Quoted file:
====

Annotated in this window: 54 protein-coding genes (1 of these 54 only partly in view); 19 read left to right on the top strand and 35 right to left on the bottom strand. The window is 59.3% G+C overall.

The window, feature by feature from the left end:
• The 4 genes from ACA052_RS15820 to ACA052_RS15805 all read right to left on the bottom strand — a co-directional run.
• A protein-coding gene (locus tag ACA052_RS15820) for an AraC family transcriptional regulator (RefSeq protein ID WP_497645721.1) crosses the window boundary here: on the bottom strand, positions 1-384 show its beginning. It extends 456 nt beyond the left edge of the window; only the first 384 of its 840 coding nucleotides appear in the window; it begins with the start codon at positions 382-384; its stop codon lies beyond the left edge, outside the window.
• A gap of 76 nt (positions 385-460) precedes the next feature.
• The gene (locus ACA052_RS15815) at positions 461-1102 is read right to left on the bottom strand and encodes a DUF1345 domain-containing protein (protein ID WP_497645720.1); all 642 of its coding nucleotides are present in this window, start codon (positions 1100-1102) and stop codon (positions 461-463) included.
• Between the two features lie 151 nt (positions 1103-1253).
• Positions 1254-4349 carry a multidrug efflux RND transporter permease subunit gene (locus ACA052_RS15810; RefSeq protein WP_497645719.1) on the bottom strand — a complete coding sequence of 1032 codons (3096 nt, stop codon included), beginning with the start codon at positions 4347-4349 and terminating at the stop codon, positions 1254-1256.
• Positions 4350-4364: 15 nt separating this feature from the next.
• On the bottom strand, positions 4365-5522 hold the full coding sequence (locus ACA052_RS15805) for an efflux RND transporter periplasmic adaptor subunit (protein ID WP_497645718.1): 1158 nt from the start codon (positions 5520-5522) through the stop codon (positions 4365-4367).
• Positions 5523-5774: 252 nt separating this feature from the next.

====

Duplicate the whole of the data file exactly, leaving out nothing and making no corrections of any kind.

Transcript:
Annotated in this window: 54 protein-coding genes (1 of these 54 only partly in view); 19 read left to right on the top strand and 35 right to left on the bottom strand. The window is 59.3% G+C overall.

The window, feature by feature from the left end:
• The 4 genes from ACA052_RS15820 to ACA052_RS15805 all read right to left on the bottom strand — a co-directional run.
• A protein-coding gene (locus tag ACA052_RS15820) for an AraC family transcriptional regulator (RefSeq protein ID WP_497645721.1) crosses the window boundary here: on the bottom strand, positions 1-384 show its beginning. It extends 456 nt beyond the left edge of the window; only the first 384 of its 840 coding nucleotides appear in the window; it begins with the start codon at positions 382-384; its stop codon lies beyond the left edge, outside the window.
• A gap of 76 nt (positions 385-460) precedes the next feature.
• The gene (locus ACA052_RS15815) at positions 461-1102 is read right to left on the bottom strand and encodes a DUF1345 domain-containing protein (protein ID WP_497645720.1); all 642 of its coding nucleotides are present in this window, start codon (positions 1100-1102) and stop codon (positions 461-463) included.
• Between the two features lie 151 nt (positions 1103-1253).
• Positions 1254-4349 carry a multidrug efflux RND transporter permease subunit gene (locus ACA052_RS15810; RefSeq protein WP_497645719.1) on the bottom strand — a complete coding sequence of 1032 codons (3096 nt, stop codon included), beginning with the start codon at positions 4347-4349 and terminating at the stop codon, positions 1254-1256.
• Positions 4350-4364: 15 nt separating this feature from the next.
• On the bottom strand, positions 4365-5522 hold the full coding sequence (locus ACA052_RS15805) for an efflux RND transporter periplasmic adaptor subunit (protein ID WP_497645718.1): 1158 nt from the start codon (positions 5520-5522) through the stop codon (positions 4365-4367).
• Positions 5523-5774: 252 nt separating this feature from the next.